Why can’t that happen in the U.S.? Well, this country has been a backwater of payments/transacting for a number of reasons: 1) there is no government or industry entity that actually regulates payments – least of all cards; 2) card usage in the U.S. is far more penetrated than anywhere else in the world, and nobody regulates card use other than the network brands; 3) innovation, as we’ve discussed, is something banks have chronically avoided; 4) consumers have been incented (though rewards programs are unaffordable if not for the ability to pass costs onto merchants, and programs – for example, Card Not Present liability shifts, “zero liability” for fraud, and so on – that absolve them of liability)  to eschew any responsibilities for securing themselves; and 5) deployment of new digital technologies for businesses (for example, online banking) have been done in ways that streamlined access and use, but produced fundamental holes in security. So, it’s no wonder that payment innovations and improved security are so hard to come by.

What advice would you give banks in order to better hold on to their customers and thrive in the new era of digitalization?

First, find technology providers that can deal with individual banks at a level of service and scale that fits the specific situations of the institution. That will reward the providers which can achieve that and encourage other providers to do the same. There are even some services that the bankcard networks provide that actually drive real value (for example credit and debit gateways); in time, Wall Street (if no other source) will drive them to value‐based business models. But this will happen only if financial institutions (FIs) stand up for themselves as individual institutions (and customers). Second, smaller FIs should push industry groups, regulators, and providers to sponsor SaaS/PaaS/IaaS, cloud capabilities, new security and interoperability standards to tool up for the future in order to serve them. In this quest, all but the biggest FIs and all but the biggest merchants (and billers and third parties) share a common interest: a level playing field, and means to compete (and survive) in the all‐encompassing digital future. So, memo to security providers and the rest of the 14,000 FIs: GET TOGETHER, NOW!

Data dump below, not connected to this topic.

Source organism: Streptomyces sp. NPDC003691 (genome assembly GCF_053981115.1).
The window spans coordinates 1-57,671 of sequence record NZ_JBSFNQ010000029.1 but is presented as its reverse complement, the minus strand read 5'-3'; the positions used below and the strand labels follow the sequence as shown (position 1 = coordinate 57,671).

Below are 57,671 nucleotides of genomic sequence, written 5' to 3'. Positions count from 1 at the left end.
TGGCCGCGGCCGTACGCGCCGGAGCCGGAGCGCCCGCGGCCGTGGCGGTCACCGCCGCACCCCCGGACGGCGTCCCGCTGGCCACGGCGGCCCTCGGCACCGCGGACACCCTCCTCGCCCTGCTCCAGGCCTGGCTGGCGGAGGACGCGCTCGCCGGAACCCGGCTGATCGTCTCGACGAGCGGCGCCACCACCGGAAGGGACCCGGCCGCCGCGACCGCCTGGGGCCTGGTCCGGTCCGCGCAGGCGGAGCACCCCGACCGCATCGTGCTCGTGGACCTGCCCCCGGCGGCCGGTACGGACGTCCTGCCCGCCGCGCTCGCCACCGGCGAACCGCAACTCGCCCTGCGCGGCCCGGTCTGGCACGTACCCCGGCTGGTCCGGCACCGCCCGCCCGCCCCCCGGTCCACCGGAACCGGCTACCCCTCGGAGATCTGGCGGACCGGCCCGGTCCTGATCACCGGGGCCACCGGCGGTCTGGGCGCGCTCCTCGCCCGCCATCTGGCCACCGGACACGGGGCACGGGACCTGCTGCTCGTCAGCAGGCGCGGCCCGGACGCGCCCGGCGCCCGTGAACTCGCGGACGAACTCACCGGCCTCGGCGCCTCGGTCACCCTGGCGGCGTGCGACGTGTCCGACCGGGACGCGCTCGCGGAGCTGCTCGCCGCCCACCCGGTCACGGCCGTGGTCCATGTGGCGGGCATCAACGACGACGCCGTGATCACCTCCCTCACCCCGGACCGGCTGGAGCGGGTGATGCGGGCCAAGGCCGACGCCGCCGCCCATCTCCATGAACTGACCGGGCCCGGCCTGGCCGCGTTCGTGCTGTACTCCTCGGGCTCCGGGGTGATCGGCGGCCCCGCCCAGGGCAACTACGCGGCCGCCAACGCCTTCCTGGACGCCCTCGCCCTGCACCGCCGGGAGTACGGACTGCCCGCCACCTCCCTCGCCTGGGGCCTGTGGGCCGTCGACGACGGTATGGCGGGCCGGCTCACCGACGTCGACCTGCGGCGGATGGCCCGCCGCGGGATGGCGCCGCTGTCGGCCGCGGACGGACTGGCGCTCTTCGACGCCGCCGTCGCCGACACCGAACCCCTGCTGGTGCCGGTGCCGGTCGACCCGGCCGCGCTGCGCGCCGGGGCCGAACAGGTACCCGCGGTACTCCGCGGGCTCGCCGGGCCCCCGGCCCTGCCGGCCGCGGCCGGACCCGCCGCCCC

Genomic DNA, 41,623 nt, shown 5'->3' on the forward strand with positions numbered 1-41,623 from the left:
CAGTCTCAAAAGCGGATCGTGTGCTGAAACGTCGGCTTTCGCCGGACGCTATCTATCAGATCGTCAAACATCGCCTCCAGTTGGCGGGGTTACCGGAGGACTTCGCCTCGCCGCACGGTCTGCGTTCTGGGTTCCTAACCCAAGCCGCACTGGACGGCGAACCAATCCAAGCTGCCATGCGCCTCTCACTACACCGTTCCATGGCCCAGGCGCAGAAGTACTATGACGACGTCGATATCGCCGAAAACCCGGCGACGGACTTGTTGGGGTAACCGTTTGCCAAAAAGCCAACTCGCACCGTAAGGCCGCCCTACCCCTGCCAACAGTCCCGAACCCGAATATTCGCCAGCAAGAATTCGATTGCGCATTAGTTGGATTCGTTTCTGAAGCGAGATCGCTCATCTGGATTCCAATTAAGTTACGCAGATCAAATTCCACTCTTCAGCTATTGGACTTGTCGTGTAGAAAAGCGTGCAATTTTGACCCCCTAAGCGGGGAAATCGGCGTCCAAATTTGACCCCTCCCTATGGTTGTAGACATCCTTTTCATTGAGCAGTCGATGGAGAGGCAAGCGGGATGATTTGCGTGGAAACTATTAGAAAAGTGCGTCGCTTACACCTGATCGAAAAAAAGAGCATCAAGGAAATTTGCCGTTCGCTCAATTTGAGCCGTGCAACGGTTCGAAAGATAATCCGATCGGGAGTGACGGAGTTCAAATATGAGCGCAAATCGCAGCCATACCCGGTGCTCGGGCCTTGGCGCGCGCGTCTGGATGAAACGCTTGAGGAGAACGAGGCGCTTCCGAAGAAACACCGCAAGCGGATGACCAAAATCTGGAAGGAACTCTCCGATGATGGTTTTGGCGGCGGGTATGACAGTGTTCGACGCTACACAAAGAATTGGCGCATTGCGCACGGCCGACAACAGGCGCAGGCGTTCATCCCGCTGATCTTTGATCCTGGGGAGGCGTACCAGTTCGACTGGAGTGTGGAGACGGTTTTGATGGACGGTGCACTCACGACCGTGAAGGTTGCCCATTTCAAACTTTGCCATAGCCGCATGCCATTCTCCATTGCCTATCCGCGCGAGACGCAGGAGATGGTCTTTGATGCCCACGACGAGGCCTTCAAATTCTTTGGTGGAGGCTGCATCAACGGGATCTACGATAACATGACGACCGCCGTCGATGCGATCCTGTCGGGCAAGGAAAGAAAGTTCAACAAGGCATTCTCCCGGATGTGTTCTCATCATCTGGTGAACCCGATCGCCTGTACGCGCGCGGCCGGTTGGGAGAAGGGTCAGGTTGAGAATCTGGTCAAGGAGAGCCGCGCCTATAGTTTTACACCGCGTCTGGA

What excites you most about the tech innovations in relation to banking?

The FinTech “revolution” is very exciting. The proliferation of “unicorns” (start‐ups with valuations that exceed USD1 billion) is expectedly unrealistic and many of these start‐ups solve only small portions of the problem addressed; in many cases, additional parts of the problem must be added in to drive value sufficient enough to gain traction and critical‐mass adoption. What’s also exciting is the emerging discussion of updating and coordinating industry standards (for security and interoperability), upgrading proprietary specifications (like PCI and EMVCo outputs) to more balanced and effective industry standards, and the Fed’s efforts to define a truly functional and open faster payments network option(s). The sooner the digital future of transacting gets addressed by the entire payments/banking ecosystem, the sooner the U.S. will leave its reputation as a payments “backwater” behind.

Steve Mott

With 25 years of experience behind him, Steve Mott describes himself as something of a “veteran” of the electronic payments industry. His specialization is in “‘landscape’ and strategic assessments, transaction economics, innovative uses of debit networks, authentication and security technologies, and emerging alternative payments types and venues – including stored value, online and mobile commerce, cloud‐based/digital marketing systems, and transacting over social networks.”


As well as an expert advisor to the Federal Reserve, Mott is principal of payments consultancy BetterBuyDesign, working with clients in various areas, ranging from strategy development and product research to organizational effectiveness and technology evaluations.